Tuesday 31 January 2012

Colour, clothes and culture

It's not just our personal identities that are reflected in our clothes - our clothes can also give an insight into our background or culture. Wolfendale and Kennett* state that “Fashion is not just how we self-identify, but also how we identify ourselves in our community…”  

Last week reminded me just how closely we associate a country or culture with our clothes and in some cases a colour, in much the same way we do it with food.  After all if I said ‘sari’ you’d almost immediately and quite righty associate it with India, and with colour we often associate the colour Green with Ireland (in the UK at least).

There are alot of writers who’ve done a better job of writing about this in details, so in this blog I’m just going to comment on the two specific events of last week that made me think about this - Chinese New Year and Burns Night. These two events provide perfect evidence about the link between culture and colour (Chinese New Year) and associating countries with clothes (Burns Night).

Chinese New Year:   
Colour associations with China include the colours red, white and gold. At Chinese New Year, it is tradition that new clothes are worn, often in red. As well as clothes, money envelopes, decorations such as lanterns, and food is served on red platters.  You may know (HSBC ad’s anyone?!) that for the Chinese the colour red signifies happiness and good fortune, but did you know that it is also believed that on Chinese New Year a demon comes to earth to eat people. It was then discovered that the demon did not like red, so they hung up red things and wore red on Chinese new year!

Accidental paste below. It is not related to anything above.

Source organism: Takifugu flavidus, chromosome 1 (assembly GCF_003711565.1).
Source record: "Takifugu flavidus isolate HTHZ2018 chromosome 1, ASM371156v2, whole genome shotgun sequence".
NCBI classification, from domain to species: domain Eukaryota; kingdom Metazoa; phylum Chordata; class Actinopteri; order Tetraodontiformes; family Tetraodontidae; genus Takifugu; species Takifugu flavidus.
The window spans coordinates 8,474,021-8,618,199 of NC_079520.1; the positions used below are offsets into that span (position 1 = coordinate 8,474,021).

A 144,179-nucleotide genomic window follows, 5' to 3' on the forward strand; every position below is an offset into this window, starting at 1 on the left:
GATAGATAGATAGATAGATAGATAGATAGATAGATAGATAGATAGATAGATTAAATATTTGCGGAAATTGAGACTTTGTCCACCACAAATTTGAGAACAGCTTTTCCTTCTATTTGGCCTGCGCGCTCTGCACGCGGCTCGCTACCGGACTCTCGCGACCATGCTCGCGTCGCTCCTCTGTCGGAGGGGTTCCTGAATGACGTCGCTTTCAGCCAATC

Burns night is...         

...Celebrated in Scotland, a country that is associated with the kilt/tartan. Given that kilts are also worn in Ireland and evidence suggests tartan may have originated in China or Austria isn’t it interesting that these items are now so wholly associated with Scotland? In the 1970’s tartan also became associated with another group – punks, who used tartan as a symbol of anti-establishment. And did you know, Canada, America and Australasia have celebrated ‘Tartan Day’?

Lorraine Kelly at the NTA's

Unfortunately it's not usually appropriate or practical to dress in the clothes most associated with my background... Skimpy Carnival wear in the (often) chilly UK - no thanks *wink*!!!

So… what’s your countries associated colour and fashion heritage?

*Quoted in Psychologies magazine, February 2012.

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